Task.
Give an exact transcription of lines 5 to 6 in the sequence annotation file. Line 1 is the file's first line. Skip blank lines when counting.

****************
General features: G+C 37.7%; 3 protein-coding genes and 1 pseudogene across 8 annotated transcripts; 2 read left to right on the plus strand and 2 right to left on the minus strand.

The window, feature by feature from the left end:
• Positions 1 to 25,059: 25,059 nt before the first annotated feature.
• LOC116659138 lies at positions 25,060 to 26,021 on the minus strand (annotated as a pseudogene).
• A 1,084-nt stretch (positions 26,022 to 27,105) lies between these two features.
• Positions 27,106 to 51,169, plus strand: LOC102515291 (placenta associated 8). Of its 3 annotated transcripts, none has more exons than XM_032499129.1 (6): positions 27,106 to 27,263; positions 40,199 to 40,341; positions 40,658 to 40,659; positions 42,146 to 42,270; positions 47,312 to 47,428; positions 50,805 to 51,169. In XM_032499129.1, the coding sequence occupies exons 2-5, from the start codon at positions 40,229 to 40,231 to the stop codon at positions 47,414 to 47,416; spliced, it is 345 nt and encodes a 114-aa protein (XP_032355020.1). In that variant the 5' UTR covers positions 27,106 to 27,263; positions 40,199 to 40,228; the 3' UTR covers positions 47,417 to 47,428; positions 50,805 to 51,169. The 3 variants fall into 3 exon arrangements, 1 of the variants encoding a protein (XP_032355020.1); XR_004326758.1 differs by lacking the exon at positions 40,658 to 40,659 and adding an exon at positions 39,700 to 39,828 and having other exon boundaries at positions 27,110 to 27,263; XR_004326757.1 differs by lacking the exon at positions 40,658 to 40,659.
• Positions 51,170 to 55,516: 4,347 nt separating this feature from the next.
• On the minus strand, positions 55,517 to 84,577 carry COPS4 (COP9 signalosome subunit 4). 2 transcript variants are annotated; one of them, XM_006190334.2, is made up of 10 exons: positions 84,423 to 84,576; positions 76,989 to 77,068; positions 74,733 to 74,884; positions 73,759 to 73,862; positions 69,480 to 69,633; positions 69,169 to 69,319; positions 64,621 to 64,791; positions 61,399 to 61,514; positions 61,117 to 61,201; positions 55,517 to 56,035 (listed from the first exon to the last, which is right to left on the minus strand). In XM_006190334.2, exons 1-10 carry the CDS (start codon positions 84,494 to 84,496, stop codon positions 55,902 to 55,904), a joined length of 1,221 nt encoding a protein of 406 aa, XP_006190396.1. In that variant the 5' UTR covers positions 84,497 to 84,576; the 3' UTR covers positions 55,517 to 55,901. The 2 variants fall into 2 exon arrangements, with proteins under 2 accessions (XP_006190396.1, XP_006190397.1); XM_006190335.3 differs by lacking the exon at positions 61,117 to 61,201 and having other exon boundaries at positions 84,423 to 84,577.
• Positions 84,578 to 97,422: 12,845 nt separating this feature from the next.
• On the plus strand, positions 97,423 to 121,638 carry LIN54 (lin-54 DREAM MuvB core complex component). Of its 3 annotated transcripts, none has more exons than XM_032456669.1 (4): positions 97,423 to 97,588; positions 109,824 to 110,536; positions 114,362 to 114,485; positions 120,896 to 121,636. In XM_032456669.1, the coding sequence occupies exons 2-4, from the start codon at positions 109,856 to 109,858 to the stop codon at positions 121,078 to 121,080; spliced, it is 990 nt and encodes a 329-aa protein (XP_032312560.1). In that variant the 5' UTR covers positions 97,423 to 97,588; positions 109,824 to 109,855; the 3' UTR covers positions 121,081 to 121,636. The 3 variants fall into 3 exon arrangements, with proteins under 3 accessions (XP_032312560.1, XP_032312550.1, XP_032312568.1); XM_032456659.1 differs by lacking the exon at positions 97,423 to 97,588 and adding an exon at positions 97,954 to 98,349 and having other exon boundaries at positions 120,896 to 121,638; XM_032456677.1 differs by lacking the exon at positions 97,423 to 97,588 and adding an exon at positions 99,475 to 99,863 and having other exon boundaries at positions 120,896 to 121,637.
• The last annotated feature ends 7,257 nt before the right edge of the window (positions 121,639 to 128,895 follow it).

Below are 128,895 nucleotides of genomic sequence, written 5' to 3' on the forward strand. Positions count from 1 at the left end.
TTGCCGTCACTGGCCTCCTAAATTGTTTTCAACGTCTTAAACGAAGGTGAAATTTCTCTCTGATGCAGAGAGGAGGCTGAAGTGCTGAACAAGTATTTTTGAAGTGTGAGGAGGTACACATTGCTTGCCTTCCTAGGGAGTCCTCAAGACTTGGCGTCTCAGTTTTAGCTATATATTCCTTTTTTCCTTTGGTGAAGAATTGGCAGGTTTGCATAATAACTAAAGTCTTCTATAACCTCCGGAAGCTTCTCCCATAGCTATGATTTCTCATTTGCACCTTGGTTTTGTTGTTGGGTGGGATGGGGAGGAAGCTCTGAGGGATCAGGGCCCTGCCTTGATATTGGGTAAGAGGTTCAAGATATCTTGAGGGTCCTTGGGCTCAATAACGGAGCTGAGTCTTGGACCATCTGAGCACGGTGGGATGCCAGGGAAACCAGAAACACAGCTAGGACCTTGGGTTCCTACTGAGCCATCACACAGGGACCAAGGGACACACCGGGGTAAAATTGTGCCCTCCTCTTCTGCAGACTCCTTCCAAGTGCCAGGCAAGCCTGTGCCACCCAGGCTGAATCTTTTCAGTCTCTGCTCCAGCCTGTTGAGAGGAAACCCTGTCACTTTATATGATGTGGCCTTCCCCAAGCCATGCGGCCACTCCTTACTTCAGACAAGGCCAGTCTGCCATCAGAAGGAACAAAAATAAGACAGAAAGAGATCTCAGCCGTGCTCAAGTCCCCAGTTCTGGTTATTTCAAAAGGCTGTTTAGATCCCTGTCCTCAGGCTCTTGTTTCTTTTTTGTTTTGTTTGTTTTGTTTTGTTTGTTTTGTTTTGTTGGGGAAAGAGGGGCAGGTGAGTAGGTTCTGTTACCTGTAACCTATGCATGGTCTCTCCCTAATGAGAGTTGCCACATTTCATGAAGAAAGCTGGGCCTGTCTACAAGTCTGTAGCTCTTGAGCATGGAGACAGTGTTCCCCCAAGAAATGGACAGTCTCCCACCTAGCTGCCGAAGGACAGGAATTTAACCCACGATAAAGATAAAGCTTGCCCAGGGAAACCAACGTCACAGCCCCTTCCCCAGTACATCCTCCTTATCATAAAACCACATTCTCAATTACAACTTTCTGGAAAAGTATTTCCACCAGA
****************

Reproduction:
• A 1,084-nt stretch (positions 26,022 to 27,105) lies between these two features.
• Positions 27,106 to 51,169, plus strand: LOC102515291 (placenta associated 8). Of its 3 annotated transcripts, none has more exons than XM_032499129.1 (6): positions 27,106 to 27,263; positions 40,199 to 40,341; positions 40,658 to 40,659; positions 42,146 to 42,270; positions 47,312 to 47,428; positions 50,805 to 51,169. In XM_032499129.1, the coding sequence occupies exons 2-5, from the start codon at positions 40,229 to 40,231 to the stop codon at positions 47,414 to 47,416; spliced, it is 345 nt and encodes a 114-aa protein (XP_032355020.1). In that variant the 5' UTR covers positions 27,106 to 27,263; positions 40,199 to 40,228; the 3' UTR covers positions 47,417 to 47,428; positions 50,805 to 51,169. The 3 variants fall into 3 exon arrangements, 1 of the variants encoding a protein (XP_032355020.1); XR_004326758.1 differs by lacking the exon at positions 40,658 to 40,659 and adding an exon at positions 39,700 to 39,828 and having other exon boundaries at positions 27,110 to 27,263; XR_004326757.1 differs by lacking the exon at positions 40,658 to 40,659.